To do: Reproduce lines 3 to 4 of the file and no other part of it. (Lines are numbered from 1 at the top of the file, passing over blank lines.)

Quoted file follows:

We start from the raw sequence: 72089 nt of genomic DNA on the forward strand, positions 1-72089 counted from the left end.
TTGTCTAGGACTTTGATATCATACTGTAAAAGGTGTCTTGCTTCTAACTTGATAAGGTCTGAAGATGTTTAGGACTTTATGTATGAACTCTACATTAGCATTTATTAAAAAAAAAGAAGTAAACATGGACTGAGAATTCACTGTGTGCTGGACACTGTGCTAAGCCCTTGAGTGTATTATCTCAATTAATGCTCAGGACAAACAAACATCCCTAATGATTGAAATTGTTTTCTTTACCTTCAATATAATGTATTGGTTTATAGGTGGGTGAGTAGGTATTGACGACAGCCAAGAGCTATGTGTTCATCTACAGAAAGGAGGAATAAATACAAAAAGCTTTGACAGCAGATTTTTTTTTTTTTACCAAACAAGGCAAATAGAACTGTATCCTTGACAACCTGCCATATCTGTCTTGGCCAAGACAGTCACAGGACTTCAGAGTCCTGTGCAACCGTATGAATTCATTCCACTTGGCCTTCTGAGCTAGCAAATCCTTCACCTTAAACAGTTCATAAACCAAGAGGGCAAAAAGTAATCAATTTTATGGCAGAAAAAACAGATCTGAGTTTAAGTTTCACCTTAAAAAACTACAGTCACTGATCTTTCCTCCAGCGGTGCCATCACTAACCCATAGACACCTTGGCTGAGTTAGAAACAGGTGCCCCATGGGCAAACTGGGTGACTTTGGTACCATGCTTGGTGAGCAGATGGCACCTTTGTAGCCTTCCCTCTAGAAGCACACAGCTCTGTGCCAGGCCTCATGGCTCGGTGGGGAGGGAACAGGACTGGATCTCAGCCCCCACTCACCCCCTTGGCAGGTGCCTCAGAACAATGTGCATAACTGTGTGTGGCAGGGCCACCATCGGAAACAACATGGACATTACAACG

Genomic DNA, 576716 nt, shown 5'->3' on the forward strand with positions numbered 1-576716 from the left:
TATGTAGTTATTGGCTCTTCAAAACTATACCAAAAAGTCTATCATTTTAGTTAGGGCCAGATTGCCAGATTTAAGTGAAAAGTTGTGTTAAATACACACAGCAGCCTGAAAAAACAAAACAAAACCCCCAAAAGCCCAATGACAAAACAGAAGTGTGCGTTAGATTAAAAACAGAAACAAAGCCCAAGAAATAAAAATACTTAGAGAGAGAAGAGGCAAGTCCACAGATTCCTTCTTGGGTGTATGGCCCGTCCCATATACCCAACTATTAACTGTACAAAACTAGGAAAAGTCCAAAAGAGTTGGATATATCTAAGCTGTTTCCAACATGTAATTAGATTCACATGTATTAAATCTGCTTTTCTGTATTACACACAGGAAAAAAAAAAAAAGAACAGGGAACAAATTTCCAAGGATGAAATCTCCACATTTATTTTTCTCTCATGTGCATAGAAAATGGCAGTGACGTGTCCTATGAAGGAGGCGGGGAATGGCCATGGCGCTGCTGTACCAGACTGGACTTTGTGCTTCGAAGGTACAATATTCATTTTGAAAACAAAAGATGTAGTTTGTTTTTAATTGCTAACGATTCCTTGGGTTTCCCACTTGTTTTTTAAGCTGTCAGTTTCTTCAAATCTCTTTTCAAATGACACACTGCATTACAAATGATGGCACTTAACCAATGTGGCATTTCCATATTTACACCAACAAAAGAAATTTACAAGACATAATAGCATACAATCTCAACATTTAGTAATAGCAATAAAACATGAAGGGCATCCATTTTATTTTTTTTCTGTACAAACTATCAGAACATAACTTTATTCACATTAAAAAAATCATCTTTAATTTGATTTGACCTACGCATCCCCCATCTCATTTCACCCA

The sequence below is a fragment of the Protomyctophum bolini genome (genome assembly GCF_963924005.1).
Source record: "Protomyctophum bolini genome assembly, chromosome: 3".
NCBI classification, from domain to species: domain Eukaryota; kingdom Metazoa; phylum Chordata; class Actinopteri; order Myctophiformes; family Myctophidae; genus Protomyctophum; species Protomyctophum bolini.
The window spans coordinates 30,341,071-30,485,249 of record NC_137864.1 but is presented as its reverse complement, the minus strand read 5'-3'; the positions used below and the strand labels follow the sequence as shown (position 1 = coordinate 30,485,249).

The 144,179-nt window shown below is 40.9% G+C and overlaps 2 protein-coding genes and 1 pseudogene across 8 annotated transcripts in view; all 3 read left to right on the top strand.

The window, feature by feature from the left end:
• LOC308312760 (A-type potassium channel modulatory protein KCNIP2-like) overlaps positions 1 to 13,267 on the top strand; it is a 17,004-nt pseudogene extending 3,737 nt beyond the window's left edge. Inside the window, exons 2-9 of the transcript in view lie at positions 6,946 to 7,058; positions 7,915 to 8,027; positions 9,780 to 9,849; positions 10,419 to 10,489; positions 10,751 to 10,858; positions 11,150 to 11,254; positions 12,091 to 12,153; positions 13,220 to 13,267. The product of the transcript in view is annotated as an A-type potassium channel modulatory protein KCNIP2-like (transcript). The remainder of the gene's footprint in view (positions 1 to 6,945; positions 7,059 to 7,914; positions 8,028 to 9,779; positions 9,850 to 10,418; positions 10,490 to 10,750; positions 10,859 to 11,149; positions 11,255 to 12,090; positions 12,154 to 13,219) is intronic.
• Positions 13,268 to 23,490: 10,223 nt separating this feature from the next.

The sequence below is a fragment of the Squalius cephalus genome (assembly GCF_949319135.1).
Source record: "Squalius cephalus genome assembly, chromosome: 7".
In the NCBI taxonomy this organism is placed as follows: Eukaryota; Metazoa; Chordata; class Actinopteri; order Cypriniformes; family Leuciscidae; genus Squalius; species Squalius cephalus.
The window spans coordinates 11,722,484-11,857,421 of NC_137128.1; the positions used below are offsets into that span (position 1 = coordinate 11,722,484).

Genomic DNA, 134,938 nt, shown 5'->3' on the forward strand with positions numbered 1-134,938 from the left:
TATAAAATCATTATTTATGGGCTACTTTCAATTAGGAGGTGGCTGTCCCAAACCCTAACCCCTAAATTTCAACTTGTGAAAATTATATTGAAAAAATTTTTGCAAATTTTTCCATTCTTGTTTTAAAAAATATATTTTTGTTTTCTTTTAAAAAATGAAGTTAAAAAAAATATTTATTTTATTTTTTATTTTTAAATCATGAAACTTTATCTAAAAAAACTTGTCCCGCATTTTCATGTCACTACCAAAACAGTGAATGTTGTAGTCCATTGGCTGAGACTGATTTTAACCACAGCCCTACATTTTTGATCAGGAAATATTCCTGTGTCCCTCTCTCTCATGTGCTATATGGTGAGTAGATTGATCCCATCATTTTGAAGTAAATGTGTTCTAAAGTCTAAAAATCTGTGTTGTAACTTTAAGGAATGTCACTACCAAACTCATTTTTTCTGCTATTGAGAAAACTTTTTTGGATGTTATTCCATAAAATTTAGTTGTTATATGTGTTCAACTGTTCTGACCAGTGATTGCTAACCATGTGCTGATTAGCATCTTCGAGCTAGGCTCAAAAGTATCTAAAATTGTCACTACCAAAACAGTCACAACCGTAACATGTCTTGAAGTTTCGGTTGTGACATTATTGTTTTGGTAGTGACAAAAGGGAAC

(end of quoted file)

Genomic DNA, 576716 nt, shown 5'->3' on the forward strand with positions numbered 1-576716 from the left:
TATGTAGTTATTGGCTCTTCAAAACTATACCAAAAAGTCTATCATTTTAGTTAGGGCCAGATTGCCAGATTTAAGTGAAAAGTTGTGTTAAATACACACAGCAGCCTGAAAAAACAAAACAAAACCCCCAAAAGCCCAATGACAAAACAGAAGTGTGCGTTAGATTAAAAACAGAAACAAAGCCCAAGAAATAAAAATACTTAGAGAGAGAAGAGGCAAGTCCACAGATTCCTTCTTGGGTGTATGGCCCGTCCCATATACCCAACTATTAACTGTACAAAACTAGGAAAAGTCCAAAAGAGTTGGATATATCTAAGCTGTTTCCAACATGTAATTAGATTCACATGTATTAAATCTGCTTTTCTGTATTACACACAGGAAAAAAAAAAAAAGAACAGGGAACAAATTTCCAAGGATGAAATCTCCACATTTATTTTTCTCTCATGTGCATAGAAAATGGCAGTGACGTGTCCTATGAAGGAGGCGGGGAATGGCCATGGCGCTGCTGTACCAGACTGGACTTTGTGCTTCGAAGGTACAATATTCATTTTGAAAACAAAAGATGTAGTTTGTTTTTAATTGCTAACGATTCCTTGGGTTTCCCACTTGTTTTTTAAGCTGTCAGTTTCTTCAAATCTCTTTTCAAATGACACACTGCATTACAAATGATGGCACTTAACCAATGTGGCATTTCCATATTTACACCAACAAAAGAAATTTACAAGACATAATAGCATACAATCTCAACATTTAGTAATAGCAATAAAACATGAAGGGCATCCATTTTATTTTTTTTCTGTACAAACTATCAGAACATAACTTTATTCACATTAAAAAAATCATCTTTAATTTGATTTGACCTACGCATCCCCCATCTCATTTCACCCA